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The Instruments of Aloysius Suwardi

Composer, instrument-maker and gamelan expert Aloysius Suwardi presents his Planet Harmonik project for the first time outside of his native Indonesia. We spoke to Suwardi to learn more about how he made a concert out of an ancient Greek theorem and some of the instruments he has invented to achieve his desired sound.

‘When I first read about the Pythagorean theory of music of the spheres, my imagination was ignited. He suggested the cosmos consisted of separate spheres, one each for the planets, moon, and sun, which moved around the earth at different velocities, producing different sounds.

‘The concept inspired me to make instruments capable of producing strong harmonics or overtones, to represent the music of the spheres.

‘When I’m making musical instruments I have two starting points: firstly, I aim to make an instrument based on my mental picture of its shape, without considering the resulting sound. Secondly, I aim to make an instrument to obtain a specific sound that is derived from a sound imagined in my head.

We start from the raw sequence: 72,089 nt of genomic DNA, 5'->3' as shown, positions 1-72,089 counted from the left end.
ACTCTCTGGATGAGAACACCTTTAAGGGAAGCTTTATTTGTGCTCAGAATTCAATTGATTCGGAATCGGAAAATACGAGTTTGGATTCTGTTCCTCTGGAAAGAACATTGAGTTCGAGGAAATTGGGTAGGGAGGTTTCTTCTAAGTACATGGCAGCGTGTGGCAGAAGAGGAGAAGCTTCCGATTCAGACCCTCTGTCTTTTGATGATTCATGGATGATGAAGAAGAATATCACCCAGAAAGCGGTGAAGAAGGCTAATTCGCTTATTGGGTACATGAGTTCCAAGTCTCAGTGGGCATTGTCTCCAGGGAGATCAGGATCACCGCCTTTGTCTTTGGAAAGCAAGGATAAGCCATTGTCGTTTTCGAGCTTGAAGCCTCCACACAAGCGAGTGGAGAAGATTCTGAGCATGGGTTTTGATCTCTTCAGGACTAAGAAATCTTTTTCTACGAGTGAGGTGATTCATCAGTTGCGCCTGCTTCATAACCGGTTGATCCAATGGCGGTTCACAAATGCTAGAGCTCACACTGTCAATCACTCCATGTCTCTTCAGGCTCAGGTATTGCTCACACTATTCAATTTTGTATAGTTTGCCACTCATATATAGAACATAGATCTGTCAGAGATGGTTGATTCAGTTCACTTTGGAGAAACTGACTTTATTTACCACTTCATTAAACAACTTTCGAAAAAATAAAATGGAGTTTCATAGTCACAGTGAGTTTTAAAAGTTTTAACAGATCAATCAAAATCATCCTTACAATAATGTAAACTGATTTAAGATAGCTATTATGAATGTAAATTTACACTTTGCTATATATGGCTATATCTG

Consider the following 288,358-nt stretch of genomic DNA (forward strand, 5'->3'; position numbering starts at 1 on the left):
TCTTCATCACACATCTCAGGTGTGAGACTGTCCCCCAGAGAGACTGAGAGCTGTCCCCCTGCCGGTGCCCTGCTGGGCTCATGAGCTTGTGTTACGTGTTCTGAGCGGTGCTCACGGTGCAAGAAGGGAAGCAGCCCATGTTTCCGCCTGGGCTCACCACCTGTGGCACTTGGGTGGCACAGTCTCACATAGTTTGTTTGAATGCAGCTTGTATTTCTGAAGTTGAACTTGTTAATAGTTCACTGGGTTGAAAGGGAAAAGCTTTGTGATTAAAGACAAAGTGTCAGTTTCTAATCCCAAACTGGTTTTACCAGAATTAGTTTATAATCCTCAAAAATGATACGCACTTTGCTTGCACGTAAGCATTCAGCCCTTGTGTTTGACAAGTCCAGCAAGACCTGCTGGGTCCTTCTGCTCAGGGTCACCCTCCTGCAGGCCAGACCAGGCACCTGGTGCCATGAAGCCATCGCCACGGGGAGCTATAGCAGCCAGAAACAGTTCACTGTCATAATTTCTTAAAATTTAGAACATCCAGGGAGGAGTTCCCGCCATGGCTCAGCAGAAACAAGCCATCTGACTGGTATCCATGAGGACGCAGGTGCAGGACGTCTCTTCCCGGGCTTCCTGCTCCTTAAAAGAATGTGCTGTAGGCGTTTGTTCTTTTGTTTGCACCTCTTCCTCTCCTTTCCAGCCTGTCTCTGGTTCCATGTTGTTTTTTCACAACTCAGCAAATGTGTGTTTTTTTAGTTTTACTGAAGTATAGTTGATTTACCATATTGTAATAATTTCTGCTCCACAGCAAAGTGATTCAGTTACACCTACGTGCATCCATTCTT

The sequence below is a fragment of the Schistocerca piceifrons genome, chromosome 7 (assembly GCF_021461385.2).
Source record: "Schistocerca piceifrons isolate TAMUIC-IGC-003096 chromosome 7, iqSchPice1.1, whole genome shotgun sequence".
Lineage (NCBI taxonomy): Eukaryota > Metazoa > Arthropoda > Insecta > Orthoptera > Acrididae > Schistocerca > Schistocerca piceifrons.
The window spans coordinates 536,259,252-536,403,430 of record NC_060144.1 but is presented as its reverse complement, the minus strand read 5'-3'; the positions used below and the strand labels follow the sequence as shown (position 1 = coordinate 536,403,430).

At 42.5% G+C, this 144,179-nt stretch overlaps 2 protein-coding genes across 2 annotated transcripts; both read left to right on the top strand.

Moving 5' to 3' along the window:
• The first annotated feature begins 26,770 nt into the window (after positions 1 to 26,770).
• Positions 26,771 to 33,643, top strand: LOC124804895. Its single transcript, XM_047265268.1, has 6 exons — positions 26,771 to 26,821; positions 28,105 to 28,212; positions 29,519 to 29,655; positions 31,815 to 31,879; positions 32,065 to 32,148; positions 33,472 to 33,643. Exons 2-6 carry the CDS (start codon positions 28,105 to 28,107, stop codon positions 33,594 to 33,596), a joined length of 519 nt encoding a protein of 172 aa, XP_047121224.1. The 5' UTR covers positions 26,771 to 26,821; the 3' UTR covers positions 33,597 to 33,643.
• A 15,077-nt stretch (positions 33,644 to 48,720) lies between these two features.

‘I decided to make a new ensemble to explore the possibilities of obtaining a series of harmonics produced by the instruments. The clearest and loudest harmonics are used for the pitch to be arranged as either slendro or pelog gamelan tuning scales.’

The instruments Suwardi built include giant gambang xylophones and hydraulic bamboo flutes – you can hear them played in the resulting work for the first time at this concert, the first time it has been played in the UK.

Here, Suwardi shares some archive photos from his instrument collection.

Vibrandèr: a modification of a Javanese traditional gender and vibraphone (1983)

Gambang Dholog: Log xylophone inspired by traditional instrument of Uganda, Africa (1988)

Jalênthir, a suling that the sound has been modified by altering the air from the player to a water can in order to produce a bubble before passing thrugh the whisle (1988)

Gamelan Gentha: Consists of: Klunthung, Klonthong, Klonthang, Klinthing, and Gong (2001)

Gamelan Planet Harmonics: consists of: Glendhung, Glendhang, Klenthar (2007)

Aloysius Suwardi: Planet Harmonik is performed on Thursday 18 January at Milton Court Concert Hall

Interview by James Drury. Originally published in the January 2018 Guide

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